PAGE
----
— Meghana Mysore

Sasha no longer took anything from stores—their cold, inert goods didn’t tempt her. Only from people. — Jennifer Egan, A Visit From the Goon Squad

My sophomore year of college, I went to a friend’s house in New Hampshire for Thanksgiving break. I stood in the kitchen, watching her father knead dough, the purple streaks in his hair glowing. On Thanksgiving Day, we enjoyed a vegan dinner of bread, squash salad, sweet potatoes and tahini. My friend’s mom told stories about her co-workers at the local high school. My friend’s dad nodded, chuckling every now and then. I searched for my mom in her mom’s eyes, my dad in her dad’s laugh.

Two months earlier, my father’s job transfer required my parents to pack up our belongings, rent out our house to a family from Oklahoma, and leave for Perth, Australia. The thirteen hour time difference quickly solidified between us, and I kept forgetting to call. When I did, the WiFi wasn’t good—my mom’s face a constellation of dots. I ached to go home but didn’t know where that was.

At my friend’s house, I slept in the guest room attached to the house. The room was cold, and I didn’t know how to turn on the heater. I lay under a thick, white fleece blanket and glanced at the titles on the shelves: Anna Karenina, a book on ornithology, a New World Encyclopedia thesaurus. I stared at the painting on the wall: A long drop of water on a black canvas, a drooping face like a tear. The heater cackled on, lulling me to sleep.

Sometimes, I wake up to a message from my thatha: Why u never call anyMore, want to hear ur Voice. Thatha’s little circular image in the Messenger app causes something to break inside of me. But I don’t call him, instead, I linger in my friend’s room in New Haven, looking at the pictures on her wall. In one photo, she stands with her parents and sisters under a bridge in St. Louis. All of them wear beanies.

I like seeing other people’s homes. It makes me feel like I’m stealing into their lives for a moment—this is all I want, a glimpse.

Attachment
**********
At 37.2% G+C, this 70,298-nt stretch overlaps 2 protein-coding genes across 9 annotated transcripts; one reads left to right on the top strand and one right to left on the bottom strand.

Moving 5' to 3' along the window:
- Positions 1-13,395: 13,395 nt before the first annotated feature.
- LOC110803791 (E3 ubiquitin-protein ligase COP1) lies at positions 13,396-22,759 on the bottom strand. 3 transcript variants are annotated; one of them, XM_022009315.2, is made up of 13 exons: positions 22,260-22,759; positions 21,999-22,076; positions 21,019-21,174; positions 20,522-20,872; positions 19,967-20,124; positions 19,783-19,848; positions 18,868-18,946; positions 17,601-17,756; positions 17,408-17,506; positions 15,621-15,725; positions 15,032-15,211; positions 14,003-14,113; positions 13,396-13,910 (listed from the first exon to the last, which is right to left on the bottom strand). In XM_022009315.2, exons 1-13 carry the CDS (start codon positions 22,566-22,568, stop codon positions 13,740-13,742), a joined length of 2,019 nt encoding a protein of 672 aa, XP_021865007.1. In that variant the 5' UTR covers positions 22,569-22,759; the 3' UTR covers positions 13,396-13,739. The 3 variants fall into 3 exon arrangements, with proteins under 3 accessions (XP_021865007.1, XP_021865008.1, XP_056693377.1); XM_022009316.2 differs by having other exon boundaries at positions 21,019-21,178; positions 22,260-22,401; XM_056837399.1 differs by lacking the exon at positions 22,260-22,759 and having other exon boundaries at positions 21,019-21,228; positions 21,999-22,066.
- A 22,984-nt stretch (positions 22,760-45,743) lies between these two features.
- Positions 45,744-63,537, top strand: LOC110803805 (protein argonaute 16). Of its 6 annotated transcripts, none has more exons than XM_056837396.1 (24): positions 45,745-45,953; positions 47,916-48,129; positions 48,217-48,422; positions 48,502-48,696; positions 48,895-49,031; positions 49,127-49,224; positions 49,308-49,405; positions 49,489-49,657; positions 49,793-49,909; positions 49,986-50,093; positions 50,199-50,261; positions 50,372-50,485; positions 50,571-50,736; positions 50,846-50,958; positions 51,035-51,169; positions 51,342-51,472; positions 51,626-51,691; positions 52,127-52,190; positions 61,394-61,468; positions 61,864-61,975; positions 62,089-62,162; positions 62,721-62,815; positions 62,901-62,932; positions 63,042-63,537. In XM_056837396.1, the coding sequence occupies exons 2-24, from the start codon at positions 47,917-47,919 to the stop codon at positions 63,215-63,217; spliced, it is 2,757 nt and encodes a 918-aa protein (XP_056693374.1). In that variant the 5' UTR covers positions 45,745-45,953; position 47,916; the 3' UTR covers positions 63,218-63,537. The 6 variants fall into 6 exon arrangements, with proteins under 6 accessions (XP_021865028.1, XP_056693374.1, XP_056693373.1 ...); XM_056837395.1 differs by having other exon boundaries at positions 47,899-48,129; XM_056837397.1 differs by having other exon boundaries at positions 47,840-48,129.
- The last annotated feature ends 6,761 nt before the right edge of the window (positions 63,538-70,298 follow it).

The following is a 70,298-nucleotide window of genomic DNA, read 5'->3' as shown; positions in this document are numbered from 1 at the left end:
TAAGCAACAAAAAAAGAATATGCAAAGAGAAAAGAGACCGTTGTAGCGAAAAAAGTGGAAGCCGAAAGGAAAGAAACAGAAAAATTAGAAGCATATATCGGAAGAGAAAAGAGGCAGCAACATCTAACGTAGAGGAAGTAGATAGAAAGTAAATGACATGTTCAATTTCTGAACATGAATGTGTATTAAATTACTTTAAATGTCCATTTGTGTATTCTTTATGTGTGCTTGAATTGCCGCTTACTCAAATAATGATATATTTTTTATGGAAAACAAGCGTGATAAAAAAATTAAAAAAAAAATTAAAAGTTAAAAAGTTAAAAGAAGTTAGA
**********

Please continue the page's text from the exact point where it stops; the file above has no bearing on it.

At my friend’s house, I sit with her sister at the table. My friend has gone out for a walk with her parents and their dog. “Want some tea?” her sister asks. I nod. She brings out an entire box of Bengal Spice and turns on the kettle. When the tea is ready, she pours it into two Philz mugs, and we sip in silence. My friend’s sister takes out a notebook and begins to write. Mist clings to the windows, and in the distance, I see my friend with her parents and their dog, whose fluffy white body is almost camouflaged in the snow. My friend looks at her parents and laughs, a language between them I can’t discern. I want to know what they’re saying, want to be part of the closeness. I wonder about my own parents in Australia, where it’s the middle of the night. I wonder if my dad is still awake—I know he has trouble sleeping—if he’s staring at the ceiling or out the window at the streetlights and cars below.

Sometimes, listening to them, he look in each face, and he feel a great compassion for every one of them, as if he live each of their lives, and all the strain and stress come to rest on his own shoulders. — Sam Selvon, The Lonely Londoners

It’s midnight during October break, and I’m on the upper bunk in my suitemate’s apartment in New York. It used to be her brother’s room. Before I turn the lights off, I look at his trophies from science competitions, the stretched-out poster of Bob Dylan on the wall, hands covering his eyes and a cigar held tight between his lips. I set my alarm for four; I’m taking a train to D.C. tomorrow, the cheapest I could find, at an ungodly hour. In the dark, I text my mom: Happy Birthday. The tacky glow of my iPhone lights up my face. I wait for her typing bubble to appear, then the little hearts.

In the morning, I walk to Penn Station, listening to the thumping of my feet on the ground. The darkness hangs heavy over me. In the station, mostly everyone is sleeping or trying to sleep. A man sits in the waiting area, holding an open cup of Dunkin’ Donuts coffee. It begins to spill, but he’s sleeping and he can’t see. I sit on the floor in the center of the station next to the screens that tell you when the trains are coming and which track to go to. Track 7. I follow the shuffle of people and find a seat near the front. Around me, there’s a man, alone, headphones in, leaning his head on the front seat; a little girl tapping her mother’s knee. I want to feel the fullness of each of their lives on my chest—feel their anger and pain and joy.

In others’ rooms, I stare at the walls—at books and posters and pictures—searching for home. I think of the painting, the face like a tear, the poster of Bob Dylan, cigar smoke appearing to waft out of the paper into my eyes. I drift back to my room in Portland. I’m fifteen, and my mother is sitting on the edge of my bed. She tells me that when she was younger, she read Enid Blyton novels voraciously, escaping to faraway worlds. I imagine her as a girl, sleeping in her living room in Delhi, the summer wind lapping onto her skirt. I want to ask her to read me a children’s story, but I feel too old for that. So I close my eyes and listen to her voice like static in my ears.

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